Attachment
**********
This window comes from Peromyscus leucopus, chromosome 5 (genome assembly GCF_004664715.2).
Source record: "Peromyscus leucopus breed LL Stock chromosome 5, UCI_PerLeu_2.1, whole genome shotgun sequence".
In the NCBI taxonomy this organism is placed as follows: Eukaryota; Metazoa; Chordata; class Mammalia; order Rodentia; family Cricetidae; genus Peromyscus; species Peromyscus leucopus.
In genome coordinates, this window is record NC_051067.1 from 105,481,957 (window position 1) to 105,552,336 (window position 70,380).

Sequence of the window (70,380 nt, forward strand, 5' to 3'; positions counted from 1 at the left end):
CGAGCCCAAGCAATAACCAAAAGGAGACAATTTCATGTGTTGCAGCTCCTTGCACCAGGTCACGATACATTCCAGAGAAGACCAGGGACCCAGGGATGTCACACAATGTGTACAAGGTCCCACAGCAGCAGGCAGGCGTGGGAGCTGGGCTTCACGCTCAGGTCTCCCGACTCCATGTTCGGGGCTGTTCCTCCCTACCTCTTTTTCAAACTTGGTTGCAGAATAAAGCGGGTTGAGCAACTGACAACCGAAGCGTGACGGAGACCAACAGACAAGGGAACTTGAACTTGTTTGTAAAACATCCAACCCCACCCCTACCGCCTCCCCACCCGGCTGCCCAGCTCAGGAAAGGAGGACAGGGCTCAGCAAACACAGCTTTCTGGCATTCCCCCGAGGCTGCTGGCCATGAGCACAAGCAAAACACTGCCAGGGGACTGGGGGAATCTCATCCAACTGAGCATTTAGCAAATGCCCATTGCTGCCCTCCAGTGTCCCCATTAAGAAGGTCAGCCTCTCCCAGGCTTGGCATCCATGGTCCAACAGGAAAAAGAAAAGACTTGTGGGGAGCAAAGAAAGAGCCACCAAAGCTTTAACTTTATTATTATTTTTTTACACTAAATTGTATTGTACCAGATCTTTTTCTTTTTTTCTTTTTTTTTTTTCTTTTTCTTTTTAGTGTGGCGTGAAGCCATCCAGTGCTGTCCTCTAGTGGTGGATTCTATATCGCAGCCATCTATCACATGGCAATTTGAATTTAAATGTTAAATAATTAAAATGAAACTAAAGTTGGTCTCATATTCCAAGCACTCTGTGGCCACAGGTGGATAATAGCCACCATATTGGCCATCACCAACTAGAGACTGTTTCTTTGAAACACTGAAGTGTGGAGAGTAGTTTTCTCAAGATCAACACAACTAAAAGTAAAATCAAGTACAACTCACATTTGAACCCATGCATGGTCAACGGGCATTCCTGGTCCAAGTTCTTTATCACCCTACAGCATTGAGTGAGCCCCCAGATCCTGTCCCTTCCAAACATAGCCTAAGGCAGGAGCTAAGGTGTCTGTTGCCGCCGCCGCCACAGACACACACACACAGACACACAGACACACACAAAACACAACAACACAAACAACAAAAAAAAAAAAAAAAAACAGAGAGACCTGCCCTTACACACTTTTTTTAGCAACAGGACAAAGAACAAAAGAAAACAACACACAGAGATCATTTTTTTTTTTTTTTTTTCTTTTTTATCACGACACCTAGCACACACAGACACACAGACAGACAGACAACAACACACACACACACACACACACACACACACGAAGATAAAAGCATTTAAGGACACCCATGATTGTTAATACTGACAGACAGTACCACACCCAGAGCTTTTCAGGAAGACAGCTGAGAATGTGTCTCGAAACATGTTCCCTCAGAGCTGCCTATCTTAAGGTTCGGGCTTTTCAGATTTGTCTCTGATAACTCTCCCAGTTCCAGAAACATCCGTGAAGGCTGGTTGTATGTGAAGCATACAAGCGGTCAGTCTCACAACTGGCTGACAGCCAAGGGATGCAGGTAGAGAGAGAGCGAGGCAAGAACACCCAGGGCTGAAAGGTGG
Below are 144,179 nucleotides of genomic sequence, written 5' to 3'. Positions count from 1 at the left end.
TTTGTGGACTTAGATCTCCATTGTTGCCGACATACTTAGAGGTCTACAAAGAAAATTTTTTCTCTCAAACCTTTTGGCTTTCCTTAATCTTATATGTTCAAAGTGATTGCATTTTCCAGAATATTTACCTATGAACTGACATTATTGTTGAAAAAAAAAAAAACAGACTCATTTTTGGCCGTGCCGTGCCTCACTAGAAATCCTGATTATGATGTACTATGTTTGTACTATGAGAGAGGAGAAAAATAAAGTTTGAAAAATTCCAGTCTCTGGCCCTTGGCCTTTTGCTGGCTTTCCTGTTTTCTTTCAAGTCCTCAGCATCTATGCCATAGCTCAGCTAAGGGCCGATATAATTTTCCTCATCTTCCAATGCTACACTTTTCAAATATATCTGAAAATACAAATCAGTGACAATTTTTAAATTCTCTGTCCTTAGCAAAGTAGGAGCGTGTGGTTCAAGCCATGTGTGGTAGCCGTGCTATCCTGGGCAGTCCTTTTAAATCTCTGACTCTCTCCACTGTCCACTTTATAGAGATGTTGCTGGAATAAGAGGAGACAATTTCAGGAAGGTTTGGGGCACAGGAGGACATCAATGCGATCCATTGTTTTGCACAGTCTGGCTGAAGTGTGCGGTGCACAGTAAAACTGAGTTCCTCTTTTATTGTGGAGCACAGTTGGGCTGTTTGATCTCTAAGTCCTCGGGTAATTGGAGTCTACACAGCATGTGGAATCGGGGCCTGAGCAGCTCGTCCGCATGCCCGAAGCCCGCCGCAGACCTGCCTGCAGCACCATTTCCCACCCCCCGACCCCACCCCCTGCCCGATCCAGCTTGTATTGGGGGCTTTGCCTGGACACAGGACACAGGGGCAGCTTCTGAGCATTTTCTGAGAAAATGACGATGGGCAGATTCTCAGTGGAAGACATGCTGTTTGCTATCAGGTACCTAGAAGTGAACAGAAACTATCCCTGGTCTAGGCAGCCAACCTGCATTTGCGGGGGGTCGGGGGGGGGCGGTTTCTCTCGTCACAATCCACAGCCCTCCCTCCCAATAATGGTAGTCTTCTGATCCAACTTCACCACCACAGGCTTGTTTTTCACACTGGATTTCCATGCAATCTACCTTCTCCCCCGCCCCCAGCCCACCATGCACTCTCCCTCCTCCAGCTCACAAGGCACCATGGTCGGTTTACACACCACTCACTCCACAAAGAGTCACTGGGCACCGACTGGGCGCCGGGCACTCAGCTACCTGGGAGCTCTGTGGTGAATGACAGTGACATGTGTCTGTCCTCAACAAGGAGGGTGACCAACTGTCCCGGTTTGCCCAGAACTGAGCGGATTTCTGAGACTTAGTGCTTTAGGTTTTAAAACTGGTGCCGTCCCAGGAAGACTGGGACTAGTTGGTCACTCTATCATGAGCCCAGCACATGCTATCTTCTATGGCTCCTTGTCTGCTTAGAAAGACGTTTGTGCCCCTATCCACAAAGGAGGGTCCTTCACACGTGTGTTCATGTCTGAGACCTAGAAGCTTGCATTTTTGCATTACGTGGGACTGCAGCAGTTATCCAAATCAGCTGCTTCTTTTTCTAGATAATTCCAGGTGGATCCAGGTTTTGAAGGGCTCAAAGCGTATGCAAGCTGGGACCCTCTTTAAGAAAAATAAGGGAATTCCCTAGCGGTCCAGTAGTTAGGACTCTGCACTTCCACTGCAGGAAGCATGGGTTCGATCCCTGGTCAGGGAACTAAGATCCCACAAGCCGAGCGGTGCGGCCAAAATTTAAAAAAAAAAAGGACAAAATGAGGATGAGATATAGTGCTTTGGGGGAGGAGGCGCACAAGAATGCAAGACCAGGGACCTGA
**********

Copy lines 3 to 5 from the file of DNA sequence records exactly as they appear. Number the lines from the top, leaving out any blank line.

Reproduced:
In the NCBI taxonomy this organism is placed as follows: Eukaryota; Metazoa; Chordata; class Mammalia; order Rodentia; family Cricetidae; genus Peromyscus; species Peromyscus leucopus.
In genome coordinates, this window is record NC_051067.1 from 105,481,957 (window position 1) to 105,552,336 (window position 70,380).

Sequence of the window (70,380 nt, forward strand, 5' to 3'; positions counted from 1 at the left end):